Northern Ireland hospital’s critical beds crisis after flu patients swamp unit
Seriously ill patients are not being admitted to the critical care unit of a Northern Ireland hospital because all its beds are being occupied by flu patients.
Yesterday it emerged that almost half of all intensive care beds in the province were being used by influenza victims. The outbreak has also caused some elective surgery to be postponed.
Dundonald’s Ulster Hospital has no beds available in its £53m intensive care unit (ICU) — and even has one seriously-ill patient isolated in a theatre room.
Last night a South Eastern Health and Social Care Trust spokeswoman confirmed its unit was “oversubscribed”.
She said: “We have nine patients in critical care. Eight are in the ICU and one is in high dependency. Yesterday (Wednesday) there were 11.
“What has happened because of the pressure at the moment, one patient has been left in theatre. So, yes, we are oversubscribed.”
She would not reveal how many had swine flu, only admitting it was a “mixture”.
There were reports of patients being moved out of the ICU at Belfast’s Royal Victoria Hospital into rooms on the same ward due to swine flu cases. But the Belfast Trust denied this was the case.
A spokeswoman said of the 36 patients in critical care only a “small number”, understood to be five, had swine flu.
Dr Patricia Donnelly, who is in charge of acute hospital services in Belfast, said there was only one child with swine flu in critical care and another child with a different type of flu.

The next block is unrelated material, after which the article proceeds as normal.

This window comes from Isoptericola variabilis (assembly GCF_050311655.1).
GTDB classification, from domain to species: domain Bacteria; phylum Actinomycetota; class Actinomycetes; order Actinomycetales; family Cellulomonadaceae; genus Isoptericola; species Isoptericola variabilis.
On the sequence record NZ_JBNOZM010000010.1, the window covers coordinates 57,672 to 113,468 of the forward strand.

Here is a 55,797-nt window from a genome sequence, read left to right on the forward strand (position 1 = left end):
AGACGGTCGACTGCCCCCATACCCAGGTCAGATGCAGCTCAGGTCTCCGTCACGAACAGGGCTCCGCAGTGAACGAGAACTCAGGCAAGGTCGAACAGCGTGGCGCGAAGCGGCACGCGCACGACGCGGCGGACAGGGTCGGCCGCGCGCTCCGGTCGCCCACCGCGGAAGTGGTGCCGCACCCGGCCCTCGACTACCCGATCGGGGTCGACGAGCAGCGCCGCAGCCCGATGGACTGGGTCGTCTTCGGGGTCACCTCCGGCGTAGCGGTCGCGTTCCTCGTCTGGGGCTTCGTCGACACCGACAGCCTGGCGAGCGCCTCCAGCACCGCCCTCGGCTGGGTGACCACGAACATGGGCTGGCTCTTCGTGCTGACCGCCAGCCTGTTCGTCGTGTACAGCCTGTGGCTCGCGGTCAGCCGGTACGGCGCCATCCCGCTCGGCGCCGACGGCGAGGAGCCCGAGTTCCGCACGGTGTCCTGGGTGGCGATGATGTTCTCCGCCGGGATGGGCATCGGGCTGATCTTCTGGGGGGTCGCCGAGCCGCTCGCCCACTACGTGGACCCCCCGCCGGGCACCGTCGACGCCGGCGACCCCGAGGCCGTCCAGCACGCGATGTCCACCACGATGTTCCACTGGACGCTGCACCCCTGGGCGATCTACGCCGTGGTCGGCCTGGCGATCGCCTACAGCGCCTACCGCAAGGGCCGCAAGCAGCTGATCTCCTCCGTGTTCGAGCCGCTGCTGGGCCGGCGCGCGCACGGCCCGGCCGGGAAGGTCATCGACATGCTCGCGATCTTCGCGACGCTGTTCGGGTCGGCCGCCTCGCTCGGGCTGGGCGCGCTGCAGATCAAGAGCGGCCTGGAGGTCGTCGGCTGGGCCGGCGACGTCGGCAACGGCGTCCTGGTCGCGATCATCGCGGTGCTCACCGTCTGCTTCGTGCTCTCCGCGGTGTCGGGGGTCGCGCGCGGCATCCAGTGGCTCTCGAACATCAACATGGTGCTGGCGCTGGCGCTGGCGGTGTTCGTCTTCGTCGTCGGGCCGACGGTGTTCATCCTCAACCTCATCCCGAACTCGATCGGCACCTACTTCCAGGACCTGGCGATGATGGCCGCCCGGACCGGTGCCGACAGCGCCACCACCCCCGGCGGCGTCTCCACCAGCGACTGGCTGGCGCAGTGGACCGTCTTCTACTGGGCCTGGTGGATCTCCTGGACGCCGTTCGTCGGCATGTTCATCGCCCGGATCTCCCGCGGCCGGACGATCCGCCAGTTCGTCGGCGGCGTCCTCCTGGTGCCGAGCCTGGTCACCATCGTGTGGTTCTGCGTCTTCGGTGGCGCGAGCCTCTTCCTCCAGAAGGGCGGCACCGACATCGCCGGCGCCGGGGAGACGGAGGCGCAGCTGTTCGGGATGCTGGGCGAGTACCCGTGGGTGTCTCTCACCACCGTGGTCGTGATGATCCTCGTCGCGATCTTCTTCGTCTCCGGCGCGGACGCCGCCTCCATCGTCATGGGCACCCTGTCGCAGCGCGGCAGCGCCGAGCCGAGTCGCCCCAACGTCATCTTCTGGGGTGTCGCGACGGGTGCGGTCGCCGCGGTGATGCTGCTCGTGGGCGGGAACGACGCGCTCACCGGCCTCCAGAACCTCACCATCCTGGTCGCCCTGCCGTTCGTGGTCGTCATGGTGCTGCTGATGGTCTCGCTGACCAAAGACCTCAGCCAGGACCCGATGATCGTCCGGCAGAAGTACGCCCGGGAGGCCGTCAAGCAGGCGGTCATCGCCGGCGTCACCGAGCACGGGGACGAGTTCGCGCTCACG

“A smaller number of patients are affected this time, but those who were affected definitely are sicker,” she said. “Critical care is always busy throughout the year, but we have well-tested plans to increase our capacity as and when it is required. At this point in time both in Belfast and across the region we are using those escalation plans and we have created additional capacity.”
Meanwhile Public Health Agency figures show that the number of people suffering from H1N1 swine flu virus jumped from 135 to 185 victims over the past week.
Further details about the cases are being withheld. The PHA said it would not release general details such as age or trust area for those who have contracted swine flu. It also said it would not publish any deaths from swine flu or provide confirmation if an individual had died from swine flu because “it was no longer a pandemic”.
But across the water, where there have been 45 swine flu deaths and five cases of flu-related deaths, health officials are continuing to release information such as the age of individuals. The Assembly’s health committee chair Jim Wells questioned why the PHA would want to withhold the information.
“We do not betray patient confidentiality, we don’t know who they are. We just want to know how many there are and what age they are,” he said.
“Surely the public need to know? There is another argument that you don’t want to cause public alarm. We wouldn’t be causing alarm. They just need to be fair and honest about the information with the public. Not telling them, I think, is much worse. I can’t help but think there’s something going on. The public have a right to know how many people in their trust area are suffering from swine flu as well as what age group.
“We are not asking for their address or their mother’s name here, just general information.”
Maureen McCartney, consultant in health protection for the HPA, told the Belfast Telegraph once the World Health Organisation declared the pandemic over last year there was no need for the same information protocols.
She said all the trusts submit their information to the agency. It would not be publishing details as it did last year, she added.